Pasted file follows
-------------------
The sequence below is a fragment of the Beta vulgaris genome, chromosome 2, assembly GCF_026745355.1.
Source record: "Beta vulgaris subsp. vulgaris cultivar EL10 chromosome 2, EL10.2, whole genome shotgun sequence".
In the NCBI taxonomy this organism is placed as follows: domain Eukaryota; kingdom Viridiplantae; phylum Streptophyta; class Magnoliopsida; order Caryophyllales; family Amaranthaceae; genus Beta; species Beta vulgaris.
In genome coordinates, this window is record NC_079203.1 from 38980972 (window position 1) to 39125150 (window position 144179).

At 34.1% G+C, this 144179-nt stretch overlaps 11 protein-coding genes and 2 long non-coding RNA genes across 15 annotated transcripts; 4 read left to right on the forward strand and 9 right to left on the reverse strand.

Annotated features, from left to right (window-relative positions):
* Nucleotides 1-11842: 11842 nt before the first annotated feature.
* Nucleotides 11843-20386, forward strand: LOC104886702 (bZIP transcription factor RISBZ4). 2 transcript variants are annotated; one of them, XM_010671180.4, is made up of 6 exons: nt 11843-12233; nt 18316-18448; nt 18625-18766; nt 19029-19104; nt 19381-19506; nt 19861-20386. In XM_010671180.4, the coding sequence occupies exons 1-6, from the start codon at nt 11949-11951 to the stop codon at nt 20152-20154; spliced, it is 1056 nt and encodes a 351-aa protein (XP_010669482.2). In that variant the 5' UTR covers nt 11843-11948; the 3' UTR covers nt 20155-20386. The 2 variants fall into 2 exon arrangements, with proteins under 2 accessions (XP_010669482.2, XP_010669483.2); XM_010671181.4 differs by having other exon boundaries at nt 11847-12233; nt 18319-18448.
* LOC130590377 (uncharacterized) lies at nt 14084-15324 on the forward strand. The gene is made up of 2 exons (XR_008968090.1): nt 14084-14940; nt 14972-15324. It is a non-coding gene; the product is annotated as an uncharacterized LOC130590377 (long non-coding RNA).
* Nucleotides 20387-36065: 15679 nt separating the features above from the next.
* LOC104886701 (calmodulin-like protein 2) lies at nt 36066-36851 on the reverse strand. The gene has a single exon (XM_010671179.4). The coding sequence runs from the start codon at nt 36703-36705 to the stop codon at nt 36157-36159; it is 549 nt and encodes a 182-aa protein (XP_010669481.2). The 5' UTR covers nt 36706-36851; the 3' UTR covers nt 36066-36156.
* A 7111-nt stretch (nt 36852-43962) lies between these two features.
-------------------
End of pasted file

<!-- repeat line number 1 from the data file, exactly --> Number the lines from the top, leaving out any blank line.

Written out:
The sequence below is a fragment of the Beta vulgaris genome, chromosome 2, assembly GCF_026745355.1.